The $21.6 million, two-year Strengthening Democratic Initiatives (SDI) project has been authorized by USAID. The project will support the work of the Constitutional, Judicial, and Human Rights Commissions from the Bonn Agreement, help strengthen electoral processes, and build Afghan media. Two constitution experts have already been deployed to the Constitutional Commission.
Currency Conversion Process
The U.S. is the primary donor in this process, providing technical expertise, equipment (currency counters and shredders), transportation for delivery of currency to exchange points, monitors to ensure the destruction of the old notes, and personnel to staff the 52 exchange points. An additional $3.3 million has been provided to cover the costs of the one month extension of the exchange period.
Prepositioning of 52,000 metric tons of essential food commodities donated by USAID has been completed by the World Food Programme and other partner organizations. This food will be directed at 1.3 million Afghans located in 56 districts whose location makes them highly vulnerable to the country's severe winter.
USAID is supporting Radio Afghanistan, Voice of America, and Afghanistan's first independent radio station; training radio and print journalists; producing a weekly news magazine; and making and distributing documentary films on policy and health issues. The next series of documentary films will be viewed by over 1 million Afghans. Future projects will establish additional production studios and radio stations and produce programming on reconstruction.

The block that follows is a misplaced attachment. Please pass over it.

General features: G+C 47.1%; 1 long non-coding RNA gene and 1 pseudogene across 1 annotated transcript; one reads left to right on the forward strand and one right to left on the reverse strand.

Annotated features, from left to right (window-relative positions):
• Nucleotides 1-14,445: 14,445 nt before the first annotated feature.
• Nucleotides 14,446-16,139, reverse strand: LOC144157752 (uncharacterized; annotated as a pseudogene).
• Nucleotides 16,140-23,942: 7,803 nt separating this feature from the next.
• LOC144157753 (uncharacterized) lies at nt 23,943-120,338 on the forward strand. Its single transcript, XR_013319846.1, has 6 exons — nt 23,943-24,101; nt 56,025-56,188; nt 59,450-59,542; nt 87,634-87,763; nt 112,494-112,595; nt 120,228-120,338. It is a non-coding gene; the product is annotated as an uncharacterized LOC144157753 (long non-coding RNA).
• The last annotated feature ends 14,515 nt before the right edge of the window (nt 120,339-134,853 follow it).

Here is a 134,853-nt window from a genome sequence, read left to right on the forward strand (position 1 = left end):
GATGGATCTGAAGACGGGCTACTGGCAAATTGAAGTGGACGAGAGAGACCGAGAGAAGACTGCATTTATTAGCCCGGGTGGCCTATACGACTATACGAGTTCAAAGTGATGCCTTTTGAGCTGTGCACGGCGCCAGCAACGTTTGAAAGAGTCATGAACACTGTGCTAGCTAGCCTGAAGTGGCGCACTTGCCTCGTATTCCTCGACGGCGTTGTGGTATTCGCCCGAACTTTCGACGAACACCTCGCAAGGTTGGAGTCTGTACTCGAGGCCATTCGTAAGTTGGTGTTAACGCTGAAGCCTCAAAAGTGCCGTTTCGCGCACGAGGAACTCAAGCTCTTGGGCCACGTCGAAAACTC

$104.7 million has been obligated since the end of September, 2002, including:
- $33 million to the World Bank for the Afghan Reconstruction Trust Fund;
- $7 million for emergency winterization projects, including the Salang pass;
- $5 million to Louis Berger for non-highway infrastructure;
- $38 million to Louis Berger for the reconstruction of the Kabul-Kandahar-Herat highway.
- $2 million for de-mining for the highway with UNMAC;
- $15 million to the Barents Group for building fiscal, monetary, accountability, and private investment systems in Afghanistan;
- $1.3 million to expand the successful alternative development high value crop program in Helmand;
- $3.3 million to Louis Berger for the extension of the currency conversion process.
Funds to be obligated in January, 2003 include:
- $1.2 million to maintain primary health services (funds to be determined);
- $1.5 million for UNICEF immunization cold chain (funds to be determined);
- $2.5 million for 14 Women's Centers;
- $1 million for accelerated learning programs for girls;
- $300,000 for continued work by Camp, Dresser, McKee on water systems in Kandahar and Kunduz;
- $600,000 for the Famine Early Warning System to deploy in Kabul;
- $2.88 million to expand DAI/HAFO's irrigation rehabilitation work in Helmand;
- $500,000 to the UN for the Human Rights Commission; and
- $5 million Supplemental to support the Constitutional Commission and upcoming electoral processes.
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(Distributed by the Office of International Information Programs, U.S. Department of State. Web site: http://usinfo.state.gov)